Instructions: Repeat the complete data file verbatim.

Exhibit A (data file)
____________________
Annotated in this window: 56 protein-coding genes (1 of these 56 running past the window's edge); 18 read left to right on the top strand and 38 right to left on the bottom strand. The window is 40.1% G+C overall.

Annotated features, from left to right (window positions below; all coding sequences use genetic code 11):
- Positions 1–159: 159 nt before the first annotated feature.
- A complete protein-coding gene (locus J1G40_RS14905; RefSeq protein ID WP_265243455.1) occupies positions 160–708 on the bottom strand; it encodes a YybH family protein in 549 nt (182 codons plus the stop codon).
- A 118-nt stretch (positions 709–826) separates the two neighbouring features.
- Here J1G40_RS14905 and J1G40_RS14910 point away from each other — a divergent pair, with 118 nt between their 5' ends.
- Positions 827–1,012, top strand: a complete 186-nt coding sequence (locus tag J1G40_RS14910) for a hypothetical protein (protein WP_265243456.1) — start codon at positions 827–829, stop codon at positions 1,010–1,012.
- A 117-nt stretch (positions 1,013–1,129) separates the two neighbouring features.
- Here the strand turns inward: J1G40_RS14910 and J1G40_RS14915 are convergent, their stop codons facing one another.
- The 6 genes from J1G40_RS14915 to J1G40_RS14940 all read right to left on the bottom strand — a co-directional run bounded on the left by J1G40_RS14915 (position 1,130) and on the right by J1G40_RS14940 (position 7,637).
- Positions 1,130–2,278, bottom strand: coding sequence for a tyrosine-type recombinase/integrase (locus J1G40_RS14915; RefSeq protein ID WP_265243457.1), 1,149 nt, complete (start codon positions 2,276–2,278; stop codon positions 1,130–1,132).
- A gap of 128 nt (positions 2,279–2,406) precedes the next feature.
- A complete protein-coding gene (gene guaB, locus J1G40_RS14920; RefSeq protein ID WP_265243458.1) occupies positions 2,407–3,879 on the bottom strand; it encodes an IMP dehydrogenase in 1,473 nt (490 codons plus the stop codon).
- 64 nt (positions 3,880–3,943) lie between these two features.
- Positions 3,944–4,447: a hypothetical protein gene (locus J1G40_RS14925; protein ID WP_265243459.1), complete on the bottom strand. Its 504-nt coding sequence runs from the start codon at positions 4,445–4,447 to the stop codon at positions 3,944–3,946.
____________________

Annotated in this window: 56 protein-coding genes (1 of these 56 running past the window's edge); 18 read left to right on the top strand and 38 right to left on the bottom strand. The window is 40.1% G+C overall.

Annotated features, from left to right (window positions below; all coding sequences use genetic code 11):
- Positions 1–159: 159 nt before the first annotated feature.
- A complete protein-coding gene (locus J1G40_RS14905; RefSeq protein ID WP_265243455.1) occupies positions 160–708 on the bottom strand; it encodes a YybH family protein in 549 nt (182 codons plus the stop codon).
- A 118-nt stretch (positions 709–826) separates the two neighbouring features.
- Here J1G40_RS14905 and J1G40_RS14910 point away from each other — a divergent pair, with 118 nt between their 5' ends.
- Positions 827–1,012, top strand: a complete 186-nt coding sequence (locus tag J1G40_RS14910) for a hypothetical protein (protein WP_265243456.1) — start codon at positions 827–829, stop codon at positions 1,010–1,012.
- A 117-nt stretch (positions 1,013–1,129) separates the two neighbouring features.
- Here the strand turns inward: J1G40_RS14910 and J1G40_RS14915 are convergent, their stop codons facing one another.
- The 6 genes from J1G40_RS14915 to J1G40_RS14940 all read right to left on the bottom strand — a co-directional run bounded on the left by J1G40_RS14915 (position 1,130) and on the right by J1G40_RS14940 (position 7,637).
- Positions 1,130–2,278, bottom strand: coding sequence for a tyrosine-type recombinase/integrase (locus J1G40_RS14915; RefSeq protein ID WP_265243457.1), 1,149 nt, complete (start codon positions 2,276–2,278; stop codon positions 1,130–1,132).
- A gap of 128 nt (positions 2,279–2,406) precedes the next feature.
- A complete protein-coding gene (gene guaB, locus J1G40_RS14920; RefSeq protein ID WP_265243458.1) occupies positions 2,407–3,879 on the bottom strand; it encodes an IMP dehydrogenase in 1,473 nt (490 codons plus the stop codon).
- 64 nt (positions 3,880–3,943) lie between these two features.
- Positions 3,944–4,447: a hypothetical protein gene (locus J1G40_RS14925; protein ID WP_265243459.1), complete on the bottom strand. Its 504-nt coding sequence runs from the start codon at positions 4,445–4,447 to the stop codon at positions 3,944–3,946.